It works really well. I only ran into two problems. In one of my gutters, the Looj rolled over on its back, but since the tread design is symmetrical, it works fine on the back as well. The second problem I had was when I drove it over a short maple tree which got tangled in the auger and the auger clutch released (this doesn't damage the Looj). I untangled it, pulled out the tree, and finished that section of the gutter (the Looj manual tells you not to try to remove trees...)

    So, I did all the gutters - perhaps 120' - in about 15 minutes. Now, I did it from the roof, so I didn't have to move the ladder, but it was still remarkably painless. And it's pretty cheap for what it does - about $100 for the basic model.


  • Eric Gunnerson's Compendium



    I was really just trying to get people to smile when they read about it.

    Last Sunday night (the 9th), I played another game of indoor. I felt pretty good, and though I got run into fairly hard at one point, I thought that the guy who ran into me came away worse than I did. At the end of the game my right ankle was sore, but everything else was fine.

    Tuesday morning, I woke up, and my side hurt. I tried to deny it, but by Thursday morning, it was clear. The guy who hit me must have run into me with a knee, because I have another hurt rib (on the lower-left quadrant - one of the short ribs, another new spot for me). I'm not sure whether it's bruised or cracked, but I do know that it's pretty painful. The 30 miles I did on the bike on Sunday were about as pleasant as 7 hills was (ie not much), and I skipped this Sunday's soccer game (it's better to spread the injuries out rather than enjoy them all at once). So, it's another 2-3 weeks of pain, though the only really bad time is when I first get up in the morning and stretch.

    The only upside for this is that I've been looking for a good excuse to skip RAMROD this year, and I figure the double-rib qualifies.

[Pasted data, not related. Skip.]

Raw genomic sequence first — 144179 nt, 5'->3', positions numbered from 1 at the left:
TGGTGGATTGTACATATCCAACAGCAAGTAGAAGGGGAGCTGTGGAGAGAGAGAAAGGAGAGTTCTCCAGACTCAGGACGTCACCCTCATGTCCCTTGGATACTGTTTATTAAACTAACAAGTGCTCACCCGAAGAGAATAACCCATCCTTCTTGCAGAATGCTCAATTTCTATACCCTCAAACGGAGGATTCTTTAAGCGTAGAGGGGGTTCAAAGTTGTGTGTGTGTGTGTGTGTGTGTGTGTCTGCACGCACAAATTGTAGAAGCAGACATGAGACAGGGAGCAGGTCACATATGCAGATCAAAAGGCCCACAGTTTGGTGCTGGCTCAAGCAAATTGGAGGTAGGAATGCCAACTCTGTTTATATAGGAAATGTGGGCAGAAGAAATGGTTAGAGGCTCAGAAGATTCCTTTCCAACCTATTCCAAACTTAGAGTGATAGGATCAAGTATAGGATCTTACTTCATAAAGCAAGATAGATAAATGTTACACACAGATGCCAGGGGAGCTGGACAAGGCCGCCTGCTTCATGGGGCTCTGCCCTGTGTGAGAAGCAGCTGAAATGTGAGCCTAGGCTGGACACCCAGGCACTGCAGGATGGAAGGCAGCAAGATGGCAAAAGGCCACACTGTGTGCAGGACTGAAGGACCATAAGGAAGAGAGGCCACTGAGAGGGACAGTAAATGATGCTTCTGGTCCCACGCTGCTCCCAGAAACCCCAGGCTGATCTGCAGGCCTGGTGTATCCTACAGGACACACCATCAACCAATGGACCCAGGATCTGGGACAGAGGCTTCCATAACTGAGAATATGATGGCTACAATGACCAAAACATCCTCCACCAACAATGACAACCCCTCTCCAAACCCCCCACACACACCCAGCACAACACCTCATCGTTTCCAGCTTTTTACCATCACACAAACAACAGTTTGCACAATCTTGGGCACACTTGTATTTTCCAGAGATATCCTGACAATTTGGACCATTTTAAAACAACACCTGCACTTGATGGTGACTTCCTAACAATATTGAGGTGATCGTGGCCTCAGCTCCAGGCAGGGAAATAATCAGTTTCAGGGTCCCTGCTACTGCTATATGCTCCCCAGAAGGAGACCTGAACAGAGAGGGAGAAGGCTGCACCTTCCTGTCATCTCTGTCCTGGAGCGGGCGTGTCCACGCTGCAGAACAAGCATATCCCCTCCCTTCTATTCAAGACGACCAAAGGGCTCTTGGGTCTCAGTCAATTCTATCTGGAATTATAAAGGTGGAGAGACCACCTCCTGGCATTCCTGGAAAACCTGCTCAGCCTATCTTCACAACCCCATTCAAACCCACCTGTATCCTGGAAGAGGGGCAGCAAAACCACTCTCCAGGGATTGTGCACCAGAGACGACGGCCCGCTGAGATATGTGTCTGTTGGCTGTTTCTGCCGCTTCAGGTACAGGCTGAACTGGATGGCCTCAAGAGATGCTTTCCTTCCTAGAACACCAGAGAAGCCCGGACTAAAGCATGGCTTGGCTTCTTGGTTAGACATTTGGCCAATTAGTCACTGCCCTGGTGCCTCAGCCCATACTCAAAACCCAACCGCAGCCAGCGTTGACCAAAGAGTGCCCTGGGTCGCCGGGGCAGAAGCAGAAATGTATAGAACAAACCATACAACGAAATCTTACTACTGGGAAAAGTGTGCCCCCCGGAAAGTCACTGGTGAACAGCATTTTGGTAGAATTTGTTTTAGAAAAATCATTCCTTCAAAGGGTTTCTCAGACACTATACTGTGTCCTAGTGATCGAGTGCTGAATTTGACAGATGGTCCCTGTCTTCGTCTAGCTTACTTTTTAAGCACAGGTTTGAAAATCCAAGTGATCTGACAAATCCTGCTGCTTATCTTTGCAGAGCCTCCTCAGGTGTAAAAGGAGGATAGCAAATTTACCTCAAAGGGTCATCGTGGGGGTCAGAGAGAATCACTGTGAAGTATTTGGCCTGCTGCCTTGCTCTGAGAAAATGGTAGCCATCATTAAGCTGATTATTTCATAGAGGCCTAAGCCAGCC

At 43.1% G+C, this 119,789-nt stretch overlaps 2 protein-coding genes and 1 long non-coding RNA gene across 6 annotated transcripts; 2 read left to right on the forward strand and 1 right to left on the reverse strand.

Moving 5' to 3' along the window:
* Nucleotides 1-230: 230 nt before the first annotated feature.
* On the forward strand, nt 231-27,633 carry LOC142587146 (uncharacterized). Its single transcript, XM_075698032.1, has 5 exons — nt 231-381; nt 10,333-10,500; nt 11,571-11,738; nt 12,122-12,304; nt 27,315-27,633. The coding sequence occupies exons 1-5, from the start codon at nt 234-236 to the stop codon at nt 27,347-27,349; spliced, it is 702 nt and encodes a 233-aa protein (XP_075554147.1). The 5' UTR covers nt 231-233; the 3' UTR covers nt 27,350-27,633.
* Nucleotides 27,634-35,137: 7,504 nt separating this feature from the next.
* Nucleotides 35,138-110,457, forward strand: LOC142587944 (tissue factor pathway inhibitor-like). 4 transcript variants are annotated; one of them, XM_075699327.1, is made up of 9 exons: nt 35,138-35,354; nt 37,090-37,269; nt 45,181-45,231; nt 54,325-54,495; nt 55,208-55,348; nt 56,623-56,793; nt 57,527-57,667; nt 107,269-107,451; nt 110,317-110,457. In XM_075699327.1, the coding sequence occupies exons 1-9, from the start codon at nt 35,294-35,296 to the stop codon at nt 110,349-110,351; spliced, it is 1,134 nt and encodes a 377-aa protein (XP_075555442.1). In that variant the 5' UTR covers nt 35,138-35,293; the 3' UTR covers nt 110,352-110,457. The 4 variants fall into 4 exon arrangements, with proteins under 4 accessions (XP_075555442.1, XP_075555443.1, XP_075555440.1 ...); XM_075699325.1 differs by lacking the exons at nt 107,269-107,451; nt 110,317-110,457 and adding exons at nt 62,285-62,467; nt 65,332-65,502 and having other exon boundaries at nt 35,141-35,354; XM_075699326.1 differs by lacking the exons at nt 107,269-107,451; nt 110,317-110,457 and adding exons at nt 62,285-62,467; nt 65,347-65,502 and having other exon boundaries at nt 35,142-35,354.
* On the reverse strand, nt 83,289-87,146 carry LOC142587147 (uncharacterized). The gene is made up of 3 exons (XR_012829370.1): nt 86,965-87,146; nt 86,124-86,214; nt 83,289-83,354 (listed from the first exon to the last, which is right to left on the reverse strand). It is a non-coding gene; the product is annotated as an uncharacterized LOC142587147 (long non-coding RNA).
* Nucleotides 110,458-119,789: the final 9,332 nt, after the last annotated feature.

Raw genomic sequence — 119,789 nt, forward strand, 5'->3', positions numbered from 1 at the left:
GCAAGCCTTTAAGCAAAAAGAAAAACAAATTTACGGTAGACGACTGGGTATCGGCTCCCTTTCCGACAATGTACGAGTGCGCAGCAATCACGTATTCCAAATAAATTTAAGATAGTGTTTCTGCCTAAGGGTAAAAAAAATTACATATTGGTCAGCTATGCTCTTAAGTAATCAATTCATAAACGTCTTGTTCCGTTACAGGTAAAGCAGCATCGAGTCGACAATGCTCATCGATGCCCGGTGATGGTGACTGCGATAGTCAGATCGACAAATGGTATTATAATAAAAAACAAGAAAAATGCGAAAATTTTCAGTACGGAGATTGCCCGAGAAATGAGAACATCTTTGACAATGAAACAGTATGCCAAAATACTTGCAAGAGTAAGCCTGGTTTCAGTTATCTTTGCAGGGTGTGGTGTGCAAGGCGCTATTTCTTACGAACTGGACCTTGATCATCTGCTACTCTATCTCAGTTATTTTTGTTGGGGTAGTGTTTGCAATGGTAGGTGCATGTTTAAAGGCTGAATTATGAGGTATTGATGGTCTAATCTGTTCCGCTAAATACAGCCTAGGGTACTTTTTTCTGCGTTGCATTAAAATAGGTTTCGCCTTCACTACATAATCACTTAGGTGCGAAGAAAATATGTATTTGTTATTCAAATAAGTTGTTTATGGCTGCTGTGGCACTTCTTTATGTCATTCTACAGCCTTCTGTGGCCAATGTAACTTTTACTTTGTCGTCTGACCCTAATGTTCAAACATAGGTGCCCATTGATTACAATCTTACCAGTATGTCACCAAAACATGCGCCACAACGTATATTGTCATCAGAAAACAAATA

• Eric Gunnerson's Compendium

    Conference wrap-up...


    After a bit of time to recover from my back-to-back conferences (TechEd 2008 in Orlando and the 2008 HealthVault Solutions Conference in Bellevue), I have a few thoughts to share.

    I haven't been to TechEd for a few years, but TechEd is still TechEd. The developer division, however, has seen a lot of turnover, and I was surprised to find how few Microsoft people that I knew were in attendence. I did two "lunch talks", which is code for "we don't know what track to put you in...". You only get 45 minutes for your talk (after which they come in and tell you to get off the stage), but on the plus side, you don't have to go through any slide review process. I did a HealthVault introduction that went relatively well, and a "write lots of code" talk that went well except for some demo slowness (more on that later). There were about 50 attendees in each session, which is pretty good for a lunch session because of the hassle of attending them.

    I'm disappointed that TechEd no longer devotes a night to "ask the experts". Instead, the MS people have to do "booth duty", which means you stand at your designated section for hours and hope that somebody will come by to talk to you. From watching and talking with a few MS people, that meant a lot of hours where you just stand around, and even when people come by to talk, the MS person who is best equipped to answer the question may not be there.  

    I talked with developers at all the meals, and had some good conversations. I ran into 3 developers who worked in the Health area but had never heard of HealthVault. It means we have some work to do to find out why those developers don't know about us, but it also means that we have some nice opportunities to reach a new audience.